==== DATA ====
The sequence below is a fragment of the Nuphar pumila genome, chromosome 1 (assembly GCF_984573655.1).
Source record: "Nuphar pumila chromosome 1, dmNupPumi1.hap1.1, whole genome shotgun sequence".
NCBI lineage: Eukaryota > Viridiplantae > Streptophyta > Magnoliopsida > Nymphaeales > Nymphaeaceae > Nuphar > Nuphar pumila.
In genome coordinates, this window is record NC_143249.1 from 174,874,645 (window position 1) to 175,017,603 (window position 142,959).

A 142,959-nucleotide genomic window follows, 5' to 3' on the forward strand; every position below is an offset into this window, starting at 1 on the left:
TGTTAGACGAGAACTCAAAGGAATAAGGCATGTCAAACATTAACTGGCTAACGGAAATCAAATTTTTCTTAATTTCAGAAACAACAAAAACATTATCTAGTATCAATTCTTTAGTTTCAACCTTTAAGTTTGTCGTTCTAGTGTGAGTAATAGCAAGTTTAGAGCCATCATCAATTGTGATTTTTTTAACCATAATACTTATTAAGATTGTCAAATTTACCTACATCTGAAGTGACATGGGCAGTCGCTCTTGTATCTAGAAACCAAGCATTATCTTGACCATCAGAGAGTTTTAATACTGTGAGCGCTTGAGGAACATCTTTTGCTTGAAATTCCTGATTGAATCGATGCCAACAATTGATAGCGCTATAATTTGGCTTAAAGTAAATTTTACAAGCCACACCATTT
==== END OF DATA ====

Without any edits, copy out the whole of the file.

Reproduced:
The sequence below is a fragment of the Nuphar pumila genome, chromosome 1 (assembly GCF_984573655.1).
Source record: "Nuphar pumila chromosome 1, dmNupPumi1.hap1.1, whole genome shotgun sequence".
NCBI lineage: Eukaryota > Viridiplantae > Streptophyta > Magnoliopsida > Nymphaeales > Nymphaeaceae > Nuphar > Nuphar pumila.
In genome coordinates, this window is record NC_143249.1 from 174,874,645 (window position 1) to 175,017,603 (window position 142,959).

A 142,959-nucleotide genomic window follows, 5' to 3' on the forward strand; every position below is an offset into this window, starting at 1 on the left:
TGTTAGACGAGAACTCAAAGGAATAAGGCATGTCAAACATTAACTGGCTAACGGAAATCAAATTTTTCTTAATTTCAGAAACAACAAAAACATTATCTAGTATCAATTCTTTAGTTTCAACCTTTAAGTTTGTCGTTCTAGTGTGAGTAATAGCAAGTTTAGAGCCATCATCAATTGTGATTTTTTTAACCATAATACTTATTAAGATTGTCAAATTTACCTACATCTGAAGTGACATGGGCAGTCGCTCTTGTATCTAGAAACCAAGCATTATCTTGACCATCAGAGAGTTTTAATACTGTGAGCGCTTGAGGAACATCTTTTGCTTGAAATTCCTGATTGAATCGATGCCAACAATTGATAGCGCTATAATTTGGCTTAAAGTAAATTTTACAAGCCACACCATTT